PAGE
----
It is the life story of a man in the wilds, the genesis and gradual development of a homestead, the unit of humanity, in the unfilled, uncleared tracts that still remain in the Norwegian Highlands.

It is an epic of earth; the history of a microcosm. Its dominant note is one of patient strength and simplicity; the mainstay of its working is the tacit, stern, yet loving alliance between Nature and the Man who faces her himself, trusting to himself and her for the physical means of life, and the spiritual contentment with life which she must grant if he be worthy.

Modern man faces Nature only by proxy, or as proxy, through others or for others, and the intimacy is lost. In the wilds the contact is direct and immediate; it is the foothold upon earth, the touch of the soil itself, that gives strength.

The story is epic in its magnitude, in its calm, steady progress and unhurrying rhythm, in its vast and intimate humanity. The author looks upon his characters with a great, all-tolerant sympathy, aloof yet kindly, as a god. A more objective work of fiction it would be hard to find – certainly in what used to be called “the neurasthenic North.”

(Get a new edition of this book here.)

Five Acres and Independence – A Practical Guide to the Selection and Management of the Small Farm, M.G. Kains (Greenberg, 1942)

Those eagerly embarking down the path to self-sufficiency might find Five Acres and Independence  – first published in 1935 – a good step in the right direction. Granted the information is dated, yet you’ll be surprised at the amount of useful information the book contains.

This classic of the back-to-the-land movement is packed with solid, timeless information. Written by a renowned horticulturist, it has taught generations how to make their land self-sufficient, with explanations of organic farming techniques and reliable advice on other topics, including irrigation, livestock, crops, greenhouses, fertilizers, much more.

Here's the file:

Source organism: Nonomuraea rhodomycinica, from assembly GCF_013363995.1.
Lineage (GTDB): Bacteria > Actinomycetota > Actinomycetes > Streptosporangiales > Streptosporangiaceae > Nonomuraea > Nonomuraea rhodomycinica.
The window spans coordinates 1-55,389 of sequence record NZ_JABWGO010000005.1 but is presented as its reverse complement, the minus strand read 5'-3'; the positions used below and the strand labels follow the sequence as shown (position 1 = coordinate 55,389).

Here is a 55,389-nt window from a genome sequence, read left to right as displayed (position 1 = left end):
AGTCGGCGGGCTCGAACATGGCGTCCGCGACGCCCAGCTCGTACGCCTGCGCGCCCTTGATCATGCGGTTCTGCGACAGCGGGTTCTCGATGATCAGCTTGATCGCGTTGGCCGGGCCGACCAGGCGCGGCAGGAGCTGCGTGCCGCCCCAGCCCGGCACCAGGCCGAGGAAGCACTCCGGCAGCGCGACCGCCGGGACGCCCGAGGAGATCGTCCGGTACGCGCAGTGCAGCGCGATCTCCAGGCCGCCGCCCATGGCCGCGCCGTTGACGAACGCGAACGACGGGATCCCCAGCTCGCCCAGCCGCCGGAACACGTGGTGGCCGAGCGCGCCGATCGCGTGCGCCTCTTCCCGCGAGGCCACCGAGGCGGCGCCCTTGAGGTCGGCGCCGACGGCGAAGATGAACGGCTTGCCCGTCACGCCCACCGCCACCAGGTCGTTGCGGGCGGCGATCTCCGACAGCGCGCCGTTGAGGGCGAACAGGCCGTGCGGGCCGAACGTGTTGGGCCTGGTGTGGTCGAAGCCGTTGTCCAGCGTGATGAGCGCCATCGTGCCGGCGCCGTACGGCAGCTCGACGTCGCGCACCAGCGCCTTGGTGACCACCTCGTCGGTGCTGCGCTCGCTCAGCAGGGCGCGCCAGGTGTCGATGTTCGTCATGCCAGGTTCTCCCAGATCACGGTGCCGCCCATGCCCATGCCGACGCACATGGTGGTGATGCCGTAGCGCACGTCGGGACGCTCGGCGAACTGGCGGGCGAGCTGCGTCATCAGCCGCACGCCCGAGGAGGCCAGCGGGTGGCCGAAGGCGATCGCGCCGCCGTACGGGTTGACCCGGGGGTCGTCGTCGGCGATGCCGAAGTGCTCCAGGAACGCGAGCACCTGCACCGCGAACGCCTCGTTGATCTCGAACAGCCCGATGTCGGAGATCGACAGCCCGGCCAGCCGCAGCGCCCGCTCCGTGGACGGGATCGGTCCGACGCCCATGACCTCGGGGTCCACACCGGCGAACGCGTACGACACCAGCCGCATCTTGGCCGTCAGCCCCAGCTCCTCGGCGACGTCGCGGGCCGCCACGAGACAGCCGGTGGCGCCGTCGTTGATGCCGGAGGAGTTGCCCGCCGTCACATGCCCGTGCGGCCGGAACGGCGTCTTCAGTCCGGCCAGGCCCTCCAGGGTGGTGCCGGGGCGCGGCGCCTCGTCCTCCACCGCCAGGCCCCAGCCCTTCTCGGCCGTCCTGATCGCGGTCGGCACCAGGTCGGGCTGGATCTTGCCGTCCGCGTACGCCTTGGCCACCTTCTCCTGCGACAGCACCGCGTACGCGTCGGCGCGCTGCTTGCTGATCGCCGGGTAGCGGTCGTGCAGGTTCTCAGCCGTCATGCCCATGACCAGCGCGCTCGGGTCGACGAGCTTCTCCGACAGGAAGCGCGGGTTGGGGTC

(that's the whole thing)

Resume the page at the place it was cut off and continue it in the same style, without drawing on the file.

(Get a new edition of this book here.)

Eighty Acres  – Elegy for a Family Farm, Ronald Jager (Beacon Press, 1990)

Though they grew up on a family farm, neither Ronald Jager, his three brothers nor his sister succeeded their parents and grandparents as farmers. Born in 1933, Jager earned a doctorate at Harvard and taught philosophy at Yale before leaving academia in his forties to become a writer.

And he writes about the farming life of the ’30s and ’40s with a sturdy voice and a keen appreciation for the values he learned from the rigors of farming and from the Dutch immigrant community to which his family belonged.

“My aim in this book,” he writes, “is documentary: to capture and exhibit the experience of being young and on a farm-work and whimsy, warts and all.”

With memory and language, Jager preserves the experience of “being young and on a farm,” lets the facts and details of youth, work and family and community life reconstruct a lost world and its meaning. Vividly, this world takes shape on the page with exuberance, wit and a philosopher’s preoccupation with the relativity of perception.

(Get a new edition of this book here.)

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Chelsea Green